Case in point: Some clever folk at Princeton came up with this delicious and low-cost way around typical encryption methods. It's based on RAM chip's tendency to keep all data--including encryption keys--for seconds or even minutes after power is cut off. The Princeton approach then used a common dust removal aerosol can to deep-freeze the chip before killing power, a cooling tactic that sharply lengthy how long the RAM remembered the desired key data. From there, simple pattern recognition software quickly found the keys. This Princeton video demo is worth watching.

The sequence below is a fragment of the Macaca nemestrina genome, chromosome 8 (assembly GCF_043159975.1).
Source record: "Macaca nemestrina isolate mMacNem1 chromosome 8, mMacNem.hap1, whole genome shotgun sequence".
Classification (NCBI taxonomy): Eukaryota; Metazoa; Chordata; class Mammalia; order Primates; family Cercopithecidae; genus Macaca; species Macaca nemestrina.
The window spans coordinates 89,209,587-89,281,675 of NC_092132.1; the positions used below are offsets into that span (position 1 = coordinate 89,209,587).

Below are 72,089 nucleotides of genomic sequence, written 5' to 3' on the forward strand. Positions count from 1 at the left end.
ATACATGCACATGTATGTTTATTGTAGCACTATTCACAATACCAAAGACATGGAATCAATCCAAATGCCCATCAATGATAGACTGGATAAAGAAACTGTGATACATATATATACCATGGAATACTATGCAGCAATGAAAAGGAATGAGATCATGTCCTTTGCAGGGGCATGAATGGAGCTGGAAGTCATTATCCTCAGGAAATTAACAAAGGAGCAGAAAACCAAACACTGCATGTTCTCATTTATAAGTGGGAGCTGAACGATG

Princeton Deep-Freezes RAM To Sidestep Encryption
My favorite aspect of writing about security is that software designers work so hard to craft sophisticated, multi-level strategies to protect data, which is then periodically sidestepped by some kid with $18 worth of equipment, engaging in an easy blunt force attack that no one anticipated.